In another section Bill says “There is no doubt that most of the lower class children often found themselves in trouble with the law, as in one case Ned was charged with alleged ‘horse stealing’ and was locked up for three years even though he claimed the horse he was riding was lent to him. We can imagine no matter if his crime was true, 3 years in gaol was an unacceptable punishment for a young lad that would earn a lifelong hatred for the law makers” (62). We could test this class bias claim by tracing what happened to all of the children that attended Beveridge and Avenel primary schools between mid-1863 and mid 1865 when Ned was present. Most were the children of local farmers. I’d guess that none made the news later as criminals. The example here also misrepresents Ned’s case. To begin with, young men aged 16 were not then or now regarded as ‘children’. Yes, Kelly was charged with horse stealing, but the stealing charge was thrown out because he had been in gaol at the time the Mansfield postmaster’s horse was stolen. Instead a charge of Feloniously receiving (knowingly receiving stolen property with the intent to resell it) was proven beyond doubt, and three years was the typical sentence applied to that offence in that period, as a search of Trove newspapers shows. By then Ned was already a seasoned criminal having earlier been Harry Power’s accomplice in highway robbery and was then just released from gaol for assault. Ned made his three years far harder for himself than it needed to be by being transferred to Pentridge prison halfway through his sentence, and then to the hulk Sacremento. The hulks were designated penal establishments and were typically used for the least cooperative prisoners.[15] One can feel little sympathy for such an incorrigible malefactor who was already beyond redemption.



Bill wrote that in the Kelly era “there were no democratic elections” (311). He goes so far as to claim that “True democratic elections did not come about until after 1901 and prior to that the only option for change was a rebellious one” (265). This is simply and obviously not correct. Provision for election to the newly established Legislative Council and Legislative Assembly was enacted in 1856; the property qualification for the Legislative Assembly was abolished in 1857, and electoral registration established. In 1863 the Electoral Act extended the franchise to all ratepayers.[16] Had Ned decided to settle down on a little patch of his own, he too would have been enfranchised. Preferring the life of a “rambling gambler” (Jerilderie letter) meant he missed out. Too bad, so sad.


[1] Kelly said “that they had no money or horses, and wanted to make a rise”, Argus, 11 August 1880, 3.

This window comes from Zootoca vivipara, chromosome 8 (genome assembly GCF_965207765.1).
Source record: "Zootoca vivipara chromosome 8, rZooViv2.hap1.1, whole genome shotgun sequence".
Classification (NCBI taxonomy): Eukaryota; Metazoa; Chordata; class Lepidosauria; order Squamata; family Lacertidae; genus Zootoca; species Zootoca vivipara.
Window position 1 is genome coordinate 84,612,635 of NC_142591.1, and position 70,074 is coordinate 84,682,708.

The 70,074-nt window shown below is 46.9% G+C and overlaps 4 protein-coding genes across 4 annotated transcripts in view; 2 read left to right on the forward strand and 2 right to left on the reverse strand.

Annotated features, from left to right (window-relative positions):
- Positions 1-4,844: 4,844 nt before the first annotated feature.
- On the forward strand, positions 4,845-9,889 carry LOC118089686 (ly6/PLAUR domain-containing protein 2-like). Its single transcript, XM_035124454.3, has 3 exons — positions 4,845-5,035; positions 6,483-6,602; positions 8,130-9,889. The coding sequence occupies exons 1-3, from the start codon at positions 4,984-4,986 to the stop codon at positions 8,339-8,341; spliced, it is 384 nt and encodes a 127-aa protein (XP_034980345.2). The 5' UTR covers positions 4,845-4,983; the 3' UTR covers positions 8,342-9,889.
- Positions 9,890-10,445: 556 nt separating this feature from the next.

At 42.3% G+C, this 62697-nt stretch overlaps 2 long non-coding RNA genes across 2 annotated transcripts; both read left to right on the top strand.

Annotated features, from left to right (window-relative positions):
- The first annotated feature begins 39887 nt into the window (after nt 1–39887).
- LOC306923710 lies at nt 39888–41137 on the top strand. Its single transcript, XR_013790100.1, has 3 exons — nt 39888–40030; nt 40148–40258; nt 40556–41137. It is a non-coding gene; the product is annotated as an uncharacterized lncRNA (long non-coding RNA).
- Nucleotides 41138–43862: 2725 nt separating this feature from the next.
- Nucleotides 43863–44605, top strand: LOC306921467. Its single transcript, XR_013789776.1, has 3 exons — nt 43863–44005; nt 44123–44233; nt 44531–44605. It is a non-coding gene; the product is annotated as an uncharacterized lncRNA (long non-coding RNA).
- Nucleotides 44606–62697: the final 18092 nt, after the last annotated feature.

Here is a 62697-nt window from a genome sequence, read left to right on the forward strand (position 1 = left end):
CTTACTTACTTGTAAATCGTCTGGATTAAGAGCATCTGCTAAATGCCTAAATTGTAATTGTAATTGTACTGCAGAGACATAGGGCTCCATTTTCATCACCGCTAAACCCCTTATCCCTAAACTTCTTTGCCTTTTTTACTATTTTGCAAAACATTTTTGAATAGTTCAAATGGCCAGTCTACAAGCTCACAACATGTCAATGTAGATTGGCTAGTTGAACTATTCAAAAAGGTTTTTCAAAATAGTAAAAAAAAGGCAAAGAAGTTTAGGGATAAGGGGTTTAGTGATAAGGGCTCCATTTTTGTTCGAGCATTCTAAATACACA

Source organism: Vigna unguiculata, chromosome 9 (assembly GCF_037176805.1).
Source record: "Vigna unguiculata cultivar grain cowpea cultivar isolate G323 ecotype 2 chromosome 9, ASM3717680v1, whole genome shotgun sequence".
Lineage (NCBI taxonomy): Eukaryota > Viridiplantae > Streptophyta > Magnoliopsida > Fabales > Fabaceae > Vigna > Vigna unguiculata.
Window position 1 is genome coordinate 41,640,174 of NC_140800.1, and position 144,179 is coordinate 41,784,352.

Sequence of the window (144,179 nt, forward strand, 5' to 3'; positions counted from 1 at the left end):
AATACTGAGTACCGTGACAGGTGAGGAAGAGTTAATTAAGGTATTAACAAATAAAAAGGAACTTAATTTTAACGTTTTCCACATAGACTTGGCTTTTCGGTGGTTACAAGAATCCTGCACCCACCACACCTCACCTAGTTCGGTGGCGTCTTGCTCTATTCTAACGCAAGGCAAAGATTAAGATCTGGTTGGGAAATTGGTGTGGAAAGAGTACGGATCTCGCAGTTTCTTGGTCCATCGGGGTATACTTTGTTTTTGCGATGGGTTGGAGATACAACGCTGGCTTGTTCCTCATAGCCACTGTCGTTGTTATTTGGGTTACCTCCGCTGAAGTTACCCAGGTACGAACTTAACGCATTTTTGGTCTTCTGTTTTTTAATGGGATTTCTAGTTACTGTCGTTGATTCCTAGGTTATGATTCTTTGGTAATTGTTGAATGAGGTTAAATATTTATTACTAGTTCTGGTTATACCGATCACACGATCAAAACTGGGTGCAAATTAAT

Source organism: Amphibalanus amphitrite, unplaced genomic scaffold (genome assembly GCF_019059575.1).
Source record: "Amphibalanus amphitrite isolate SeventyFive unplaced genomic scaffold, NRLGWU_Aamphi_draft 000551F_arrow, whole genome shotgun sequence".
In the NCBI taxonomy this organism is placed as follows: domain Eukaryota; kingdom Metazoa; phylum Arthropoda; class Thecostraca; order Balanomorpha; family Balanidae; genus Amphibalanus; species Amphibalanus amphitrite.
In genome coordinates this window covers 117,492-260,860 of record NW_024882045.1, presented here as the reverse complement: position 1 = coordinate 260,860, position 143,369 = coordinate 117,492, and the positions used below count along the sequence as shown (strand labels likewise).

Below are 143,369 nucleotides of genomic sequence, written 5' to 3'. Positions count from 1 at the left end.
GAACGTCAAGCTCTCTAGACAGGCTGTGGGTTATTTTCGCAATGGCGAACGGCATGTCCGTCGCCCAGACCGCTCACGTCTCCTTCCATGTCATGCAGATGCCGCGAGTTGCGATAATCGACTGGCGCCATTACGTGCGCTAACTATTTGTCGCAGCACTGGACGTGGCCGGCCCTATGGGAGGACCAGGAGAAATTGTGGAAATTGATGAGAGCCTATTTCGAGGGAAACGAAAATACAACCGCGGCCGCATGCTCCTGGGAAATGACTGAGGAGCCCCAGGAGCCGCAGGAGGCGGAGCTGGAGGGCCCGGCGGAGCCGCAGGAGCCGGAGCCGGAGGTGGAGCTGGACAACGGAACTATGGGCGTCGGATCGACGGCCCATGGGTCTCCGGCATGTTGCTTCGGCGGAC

[2] Julian Burnside, ‘Bushrangers’, https://www.ironoutlaw.com/writings/bushrangers/

[3] Amelia J. Burgoyne, Memories of Avenel (2nd edn, 1955), 38.

[4] Age, 29 December 1856, 5, https://trove.nla.gov.au/newspaper/article/154869754/18213599 (It is not clear if the newspaper text image says 100 or 160 acres. I have used 160 but that may be wrong.)

[5] Sydney Morning Herald, 25 March 1882, 3, https://trove.nla.gov.au/newspaper/article/13507957#

[6] Alfred Deakin, The Federal Story: The inner history of the Federal cause (Melbourne, 1944), 4.

[7] Deakin, The Federal Story, 5.

[8] Deakin, The Federal Story, 166.

[9] Ben Reid and Caleb Triscari, Visualising Victoria’s electoral history, Victorian Parliamentary Library and Information Service Research Note No. 12 (November 2022), 3.

[10] Doug Morrissey, ‘Ned Kelly and Horse and Cattle Stealing,’ Victorian Historical Journal 66.1 (1995), 40-41.

[11] Doug Morrissey, ‘Ned Kelly’ Sympathisers’, Historical Studies, 18 (October 1978), 288-296.

[12] Doug Morrissey, ‘Ned Kelly and Horse and Cattle Stealing,’ Victorian Historical Journal 66.1 (1995), 29-48.

[13] Doug Morrissey,’Selectors, Squatters And Stock Thieves’, LaTrobe University Ph.D. thesis (1987), 69.

[14] Doug Morrissey, ’Selectors, Squatters And Stock Thieves’, LaTrobe University Ph.D. thesis (1987), 71, 72.

[15] Penal and Prison Discipline Progress Report 1870 – 2nd Session, No. 18, Appendix A, “Prisoners of notoriously criminal habits, professional’ thieves, and men of incorrigibly bad conduct whilst in confinement … should be stationed in one of the hulks, as proposed in the Under Secretary’s communication, and employed at the defence works at the Williamstown batteries.”

[16] Ben Reid and Caleb Triscari, Visualising Victoria’s electoral history, Victorian Parliamentary Library and Information Service Research Note No. 12 (November 2022), 3.

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3 Replies to “Squatters vs Selectors: Class war and the Kelly outbreak in Bill Denheld’s big new book : A Certain Truth”

  1. Anonymous says: Reply

    geez Stuart these sympathisers are great at playing the blame game arent they, does this mean Fitzpatrick and the police are off the hook for the time being? lol.

  2. Karl Mucks says: Reply

    Class war?


  3. I’m intrigued that nearly 45 years after McQuilton wrote his class struggle based Kelly Outbreak book, and some 70 years after Jones first blathered about squatters vs selectors in Man & Myth as a sort of land war, that no one who has read these books has any response to make to the above challenge to a similar set of claims. And it’s most assuredly not because my critique is wrong. Jones’s part of it was demolished at the time in the Q&A at the end of his chapter; McQuilton’s was demolished in the appendix to Graham Jones’s The Kelly Years. It’s as though Kelly studies haven’t advanced all that much since the days of Kenneally.. Not mentally, and not critically. But maybe that’s not such a surprise when dealing with irrationally held myths.